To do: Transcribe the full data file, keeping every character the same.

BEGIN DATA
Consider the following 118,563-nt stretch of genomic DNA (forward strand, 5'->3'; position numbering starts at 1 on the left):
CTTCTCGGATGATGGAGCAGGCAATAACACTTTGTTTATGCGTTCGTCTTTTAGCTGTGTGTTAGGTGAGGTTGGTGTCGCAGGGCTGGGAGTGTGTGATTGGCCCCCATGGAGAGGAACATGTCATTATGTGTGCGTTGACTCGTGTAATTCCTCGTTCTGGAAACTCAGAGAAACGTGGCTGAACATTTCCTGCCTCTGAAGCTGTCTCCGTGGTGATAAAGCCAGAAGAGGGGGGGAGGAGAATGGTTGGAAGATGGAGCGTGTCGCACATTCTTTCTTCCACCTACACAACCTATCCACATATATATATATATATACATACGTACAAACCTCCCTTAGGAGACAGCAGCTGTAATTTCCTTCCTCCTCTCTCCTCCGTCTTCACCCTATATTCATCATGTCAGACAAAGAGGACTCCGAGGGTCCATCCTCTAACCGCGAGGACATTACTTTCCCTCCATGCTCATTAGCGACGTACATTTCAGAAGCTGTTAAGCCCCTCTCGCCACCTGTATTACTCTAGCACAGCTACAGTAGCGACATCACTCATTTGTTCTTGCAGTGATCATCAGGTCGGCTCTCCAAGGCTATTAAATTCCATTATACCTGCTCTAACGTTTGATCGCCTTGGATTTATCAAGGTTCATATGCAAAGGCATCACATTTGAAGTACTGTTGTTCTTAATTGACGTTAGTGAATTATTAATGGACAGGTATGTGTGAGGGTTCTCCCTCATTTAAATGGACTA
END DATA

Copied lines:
Consider the following 118,563-nt stretch of genomic DNA (forward strand, 5'->3'; position numbering starts at 1 on the left):
CTTCTCGGATGATGGAGCAGGCAATAACACTTTGTTTATGCGTTCGTCTTTTAGCTGTGTGTTAGGTGAGGTTGGTGTCGCAGGGCTGGGAGTGTGTGATTGGCCCCCATGGAGAGGAACATGTCATTATGTGTGCGTTGACTCGTGTAATTCCTCGTTCTGGAAACTCAGAGAAACGTGGCTGAACATTTCCTGCCTCTGAAGCTGTCTCCGTGGTGATAAAGCCAGAAGAGGGGGGGAGGAGAATGGTTGGAAGATGGAGCGTGTCGCACATTCTTTCTTCCACCTACACAACCTATCCACATATATATATATATATACATACGTACAAACCTCCCTTAGGAGACAGCAGCTGTAATTTCCTTCCTCCTCTCTCCTCCGTCTTCACCCTATATTCATCATGTCAGACAAAGAGGACTCCGAGGGTCCATCCTCTAACCGCGAGGACATTACTTTCCCTCCATGCTCATTAGCGACGTACATTTCAGAAGCTGTTAAGCCCCTCTCGCCACCTGTATTACTCTAGCACAGCTACAGTAGCGACATCACTCATTTGTTCTTGCAGTGATCATCAGGTCGGCTCTCCAAGGCTATTAAATTCCATTATACCTGCTCTAACGTTTGATCGCCTTGGATTTATCAAGGTTCATATGCAAAGGCATCACATTTGAAGTACTGTTGTTCTTAATTGACGTTAGTGAATTATTAATGGACAGGTATGTGTGAGGGTTCTCCCTCATTTAAATGGACTA